Understanding Aging and Mental Health
There is an unfortunate stigma about mental health and aging in the United States, particularly when it comes to seniors and the elderly. Mental health in seniors should be viewed the same as a broken limb or other physical ailment. Mental health in elderly seniors is a normal part of aging. The more we all understand this, the better we can recognize issues earlier and treat them accordingly and with dignity.
The Cause of Mental Health in Elderly
Mental health problems may be caused by a number of issues such as one’s family history of mental illness, personal genetics, nutrition, lifestyle choices and even environmental factors.
What experts do know, however, is that people who have stressful jobs and/or home lives are more susceptible to mental health issues. Likewise, those who have been exposed to emotional, physical or other forms of trauma are more likely to suffer from mental health problems, as are crime victims. And as people age, this susceptibility only increases.
Staying connected and engaged has a direct effect on senior loneliness, senior isolation, senior depression and overall emotional wellness.
Aging and Mental Health: Common Issues
The three most common senior mental health issues are by far depression, dementia and anxiety disorders. But there are a number of other problems involving mental health in elderly.
- Bipolar disorder
- Borderline personality disorder
- Dissociative disorders
- Eating disorders
- Narcissistic personality disorder
- Obsessive compulsive disorder (OCD)
- Post-traumatic stress disorder (PTSD)
- Schizophrenia/Schizoaffective disorder
- Substance abuse disorders
Helpful Tips for Family and Caregivers
It is easy to become overwhelmed, but there are many things a family member or caregiver can do to help when it comes to aging and mental health. If you are dealing with mental health in elderly relatives or friends, find practical ways you can help your loved one. Get involved and become their advocate.
The following are just some of the ways you can help:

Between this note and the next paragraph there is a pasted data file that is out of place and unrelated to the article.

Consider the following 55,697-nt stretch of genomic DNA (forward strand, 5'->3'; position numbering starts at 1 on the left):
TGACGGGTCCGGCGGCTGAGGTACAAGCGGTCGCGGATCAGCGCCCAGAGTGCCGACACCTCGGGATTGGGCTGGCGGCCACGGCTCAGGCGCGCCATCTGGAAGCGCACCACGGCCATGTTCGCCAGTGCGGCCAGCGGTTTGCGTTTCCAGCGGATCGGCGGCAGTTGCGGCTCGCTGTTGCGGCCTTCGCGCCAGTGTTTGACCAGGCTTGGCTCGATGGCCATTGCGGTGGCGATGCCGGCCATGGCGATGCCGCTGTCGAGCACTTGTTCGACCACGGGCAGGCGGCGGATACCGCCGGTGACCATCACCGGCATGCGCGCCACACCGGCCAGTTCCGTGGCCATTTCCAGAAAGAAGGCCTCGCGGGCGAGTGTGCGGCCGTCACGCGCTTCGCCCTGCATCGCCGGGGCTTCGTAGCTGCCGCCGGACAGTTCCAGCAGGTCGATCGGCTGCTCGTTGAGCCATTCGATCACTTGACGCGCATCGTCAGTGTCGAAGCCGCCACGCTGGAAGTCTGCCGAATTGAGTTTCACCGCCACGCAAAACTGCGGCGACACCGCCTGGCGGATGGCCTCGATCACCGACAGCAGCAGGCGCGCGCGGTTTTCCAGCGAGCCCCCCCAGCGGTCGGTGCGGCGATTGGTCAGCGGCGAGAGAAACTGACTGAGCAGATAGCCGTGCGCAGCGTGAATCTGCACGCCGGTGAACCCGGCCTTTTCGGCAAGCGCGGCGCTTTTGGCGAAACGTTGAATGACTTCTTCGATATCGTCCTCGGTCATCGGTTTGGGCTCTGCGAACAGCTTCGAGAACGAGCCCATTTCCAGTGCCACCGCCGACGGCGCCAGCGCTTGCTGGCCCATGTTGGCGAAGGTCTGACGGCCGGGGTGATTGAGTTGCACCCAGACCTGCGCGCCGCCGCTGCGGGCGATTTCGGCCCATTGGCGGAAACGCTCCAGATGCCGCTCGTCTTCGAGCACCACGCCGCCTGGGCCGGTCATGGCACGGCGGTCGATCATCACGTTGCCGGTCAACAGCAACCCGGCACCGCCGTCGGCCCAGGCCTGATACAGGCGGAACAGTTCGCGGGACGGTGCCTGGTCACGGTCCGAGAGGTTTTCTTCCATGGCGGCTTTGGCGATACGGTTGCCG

- Organize a medical file, whether digital or printed. Information the file should include: their name; date of birth; a list of medications, vitamins, herbal treatments and supplements (as well as dosages); and physician/hospital contact information.
- Schedule doctors’ appointments and accompany your loved one so you can take notes and ask questions on their behalf.
- Do your own research on any diagnosis.
- Help ensure your loved one takes their medications and picks up refills.
- Encourage social interactions to avoid senior isolation.
- Help your loved one exercise and remain physically active.
- Keep an eye on their overall mood.
Ways to Improve Senior Mental Health
From crafts and hobbies to computer classes, it is important to keep one’s mind interested and active. Visit with family and friends often, get your hair done, go on a group vacation, implement the buddy system.
Exercise is not just great for one’s body, but it is also essential for mental health. Daily walks, exercise classes and visits to the gym are vital to stave off depression in the elderly.
Learning activates different areas of one’s brain, exercising it like the muscle it is. Taking classes, reading and learning a foreign language are just a few of many ways to keep your mind engaged.
4. Play Around
Work your brain by working puzzles — whether jigsaw, crossword or Sudoku. Card games are also great, particularly because they combine a social element. Another great source of daily play is to get a pet. They’ll also help add exercise to your daily routine. Video games can also help seniors stay sharp.
5. Search for Deeper Meaning
Religion is another great activity that encourages personal reflection, socializing and volunteerism.
Introducing a Whole-Person Approach to Aging and Mental Health
At The Heritage at Brentwood, every day brings a new opportunity to live life to its fullest.
Living in a senior community provides seniors with onsite health assistance as well as an abundance of opportunities to engage in activities and to socialize with others — all of which help to keep seniors physically and mentally fit.
For those seniors living with mental health issues, The Heritage’s HealthyLife® Services program focuses on fitness, nutrition, living an active life and proactive approaches to enhance their well-being. If you are struggling with mental health in elderly loved ones, do your research. There is help available out there.